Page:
Rambling Roads: Octobers Turn
BY GEORGE A. HANCOCK
October arrives early on a Monday morning. We begin a new week in the tenth month on this day. October 1 is the 274 day in year 2018. We now have 91 days left in this year. Please plan accordingly.
Autumns powerful colors quickly spread across our green ridges. Frequently, depending on weather conditions this majestic natural show is over in days. This year may be a quick seasonal show due to our extreme late summer temperatures. Many leaves were falling in early September.
This year the foliage was tricked into an earlier change. Days with thick cloudy skies plus the natural shrinking daylight created this early foliage change. A few are unnerved by the quick change. Yet, the running crowd notice the change on their daily excursions. Runners are seldom surprised by natural change.
We have two significant October holidays. Columbus Day falls on Monday October 8. Some individuals are opposed to this holiday. Recent research revealed that Christopher Columbus was a questionable historical figure. Columbus Day is one of those legislated federal, state, and bank holidays.
Octobers last day is Halloween. Halloween is a great way to end this autumn month. Of course, a bag of delicious collected treats is also appreciated. Even Halloween has its detractors these days. Some are opposed to the evil connotations associated with this spooky day. Others are opposed to youngsters begging for candy treats in the neighborhood.
Of course, the running crowd merrily runs along on these days enjoying the autumn atmosphere. Why create a mountain over a slight hilly upgrade?
There is one point everyone agrees upon during Octobers autumn days. Our daylight is steadily shrinking. We lose daylight from both morning and evening.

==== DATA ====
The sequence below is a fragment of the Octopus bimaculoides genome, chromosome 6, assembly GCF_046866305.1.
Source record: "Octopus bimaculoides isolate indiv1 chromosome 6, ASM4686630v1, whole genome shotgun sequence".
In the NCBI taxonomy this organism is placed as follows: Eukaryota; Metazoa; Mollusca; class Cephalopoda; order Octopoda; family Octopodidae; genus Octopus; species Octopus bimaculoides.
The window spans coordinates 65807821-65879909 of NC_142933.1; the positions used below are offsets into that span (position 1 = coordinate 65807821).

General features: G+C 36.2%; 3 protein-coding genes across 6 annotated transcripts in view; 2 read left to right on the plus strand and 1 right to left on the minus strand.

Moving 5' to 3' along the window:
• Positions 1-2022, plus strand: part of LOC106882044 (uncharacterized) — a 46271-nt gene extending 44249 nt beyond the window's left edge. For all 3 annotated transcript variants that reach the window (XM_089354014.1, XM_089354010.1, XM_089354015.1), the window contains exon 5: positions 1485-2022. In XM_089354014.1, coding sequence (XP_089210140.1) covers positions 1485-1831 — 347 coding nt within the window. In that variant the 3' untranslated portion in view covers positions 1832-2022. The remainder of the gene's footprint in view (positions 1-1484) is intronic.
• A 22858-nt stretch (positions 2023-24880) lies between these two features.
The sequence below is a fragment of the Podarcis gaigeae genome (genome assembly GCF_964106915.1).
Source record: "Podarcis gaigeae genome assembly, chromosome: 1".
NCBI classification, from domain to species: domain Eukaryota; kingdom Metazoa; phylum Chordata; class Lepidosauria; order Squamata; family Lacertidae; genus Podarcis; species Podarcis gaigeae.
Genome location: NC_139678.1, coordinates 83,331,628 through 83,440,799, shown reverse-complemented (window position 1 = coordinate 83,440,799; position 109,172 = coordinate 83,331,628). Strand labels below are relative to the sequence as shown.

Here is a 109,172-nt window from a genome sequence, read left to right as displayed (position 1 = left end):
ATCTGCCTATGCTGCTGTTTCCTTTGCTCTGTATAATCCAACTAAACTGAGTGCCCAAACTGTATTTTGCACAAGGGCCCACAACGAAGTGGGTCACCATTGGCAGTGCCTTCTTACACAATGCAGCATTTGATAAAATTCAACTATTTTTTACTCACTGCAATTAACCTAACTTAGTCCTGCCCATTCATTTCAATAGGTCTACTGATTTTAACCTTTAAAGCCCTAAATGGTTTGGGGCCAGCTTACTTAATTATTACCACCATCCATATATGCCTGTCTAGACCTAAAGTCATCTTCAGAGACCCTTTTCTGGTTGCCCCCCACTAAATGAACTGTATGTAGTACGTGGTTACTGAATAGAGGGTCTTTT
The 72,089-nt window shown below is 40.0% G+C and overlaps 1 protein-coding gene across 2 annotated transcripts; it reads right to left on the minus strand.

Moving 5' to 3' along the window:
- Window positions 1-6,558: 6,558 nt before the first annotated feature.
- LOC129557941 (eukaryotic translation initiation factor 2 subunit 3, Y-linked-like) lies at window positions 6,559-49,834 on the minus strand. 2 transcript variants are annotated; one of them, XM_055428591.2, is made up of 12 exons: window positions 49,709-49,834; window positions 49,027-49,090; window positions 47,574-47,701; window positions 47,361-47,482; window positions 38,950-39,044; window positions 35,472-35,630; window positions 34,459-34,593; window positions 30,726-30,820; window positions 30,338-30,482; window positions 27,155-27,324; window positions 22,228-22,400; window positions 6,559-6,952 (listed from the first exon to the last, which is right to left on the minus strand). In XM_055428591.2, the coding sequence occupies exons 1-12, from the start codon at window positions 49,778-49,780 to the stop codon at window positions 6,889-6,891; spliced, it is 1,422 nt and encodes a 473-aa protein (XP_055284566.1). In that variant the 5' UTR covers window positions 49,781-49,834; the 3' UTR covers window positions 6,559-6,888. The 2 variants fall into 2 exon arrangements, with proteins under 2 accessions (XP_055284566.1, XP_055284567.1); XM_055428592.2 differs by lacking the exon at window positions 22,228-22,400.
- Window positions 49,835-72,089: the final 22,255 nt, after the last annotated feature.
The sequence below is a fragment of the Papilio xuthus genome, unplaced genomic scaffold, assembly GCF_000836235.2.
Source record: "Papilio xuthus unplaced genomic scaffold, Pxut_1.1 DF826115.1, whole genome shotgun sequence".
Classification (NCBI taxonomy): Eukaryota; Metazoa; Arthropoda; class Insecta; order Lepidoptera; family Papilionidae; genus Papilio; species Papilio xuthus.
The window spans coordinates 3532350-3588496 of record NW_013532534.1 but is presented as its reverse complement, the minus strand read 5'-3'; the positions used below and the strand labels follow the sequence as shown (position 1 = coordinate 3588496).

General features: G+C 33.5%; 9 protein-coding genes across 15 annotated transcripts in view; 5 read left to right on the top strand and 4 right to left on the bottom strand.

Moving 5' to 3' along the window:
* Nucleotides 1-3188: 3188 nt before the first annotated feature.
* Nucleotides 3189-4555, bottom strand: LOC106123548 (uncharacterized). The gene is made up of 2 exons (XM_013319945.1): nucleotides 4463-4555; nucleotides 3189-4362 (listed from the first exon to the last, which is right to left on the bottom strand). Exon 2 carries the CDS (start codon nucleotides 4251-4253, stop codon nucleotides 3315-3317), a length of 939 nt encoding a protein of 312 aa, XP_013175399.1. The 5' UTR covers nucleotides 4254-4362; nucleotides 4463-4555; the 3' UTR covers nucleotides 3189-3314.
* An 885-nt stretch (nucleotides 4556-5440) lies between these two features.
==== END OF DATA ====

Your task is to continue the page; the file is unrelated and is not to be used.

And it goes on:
Daylight in Greater Johnstown on October 1 occurs at 7:11am. Our sunset happens at 6:13pm. This means we have eleven hours and forty five minutes of October daylight.
But on October 31, sunrise happens at 7:43am. Our sunset is at 6:03pm. We have ten hours and twenty nine minutes of daylight on Halloween. So, many individuals working longer work shifts do commute to work and back home in the dark. This dark scenario remains in place until one future spring day.
Hello darkness my old friend. Some fear you others loathe you. Well, the daily runners embrace you as another phase in our changing seasons. The daily runner notes the change and runs accordingly.
We have great reflective vests. There is a huge array of high-visibility clothing available for runners. We also have hand-held rechargeable lights. Im using the Nathan Zephyr Fire 100 light. It casts a great light beam upon those darker roads. And, it alerts motorists to the runner moving along the roadside.
Its probably a good time to review our cool-weather road gear. The weather changes quickly during our autumn days. Indian summer can evolve into cold fall rain in hours. Those autumn winds can create a chill on a longer road run. Of course, a daily run in T-shirts and shorts in now a rarity in Western Pennsylvania. Our seasonal weather is changing. Smart runners are aware and run accordingly.
My shoes with ice and snow spikes are ready in October. I really dont enjoy putting these special shoes into service. However, knowing the shoes are ready for that first icy snow is a comforting thought. Likewise, the tossel caps, the gloves, and cold weather jackets are within reach.
Once all the gear is ready and close at hand we can fully enjoy the colorful October season. This runner continues to monitor the weather trends. Weather surprises are never fun on a road run. Weather awareness insures trouble-free miles. Plus, it permits time to stop and smell those roses or in autumns case view the spectacular scenery.
Once we reach that delicious Halloween evening Novembers stark gray scene awaits the road crowd. Enjoy the color show and autumns myriad treats. Run smart!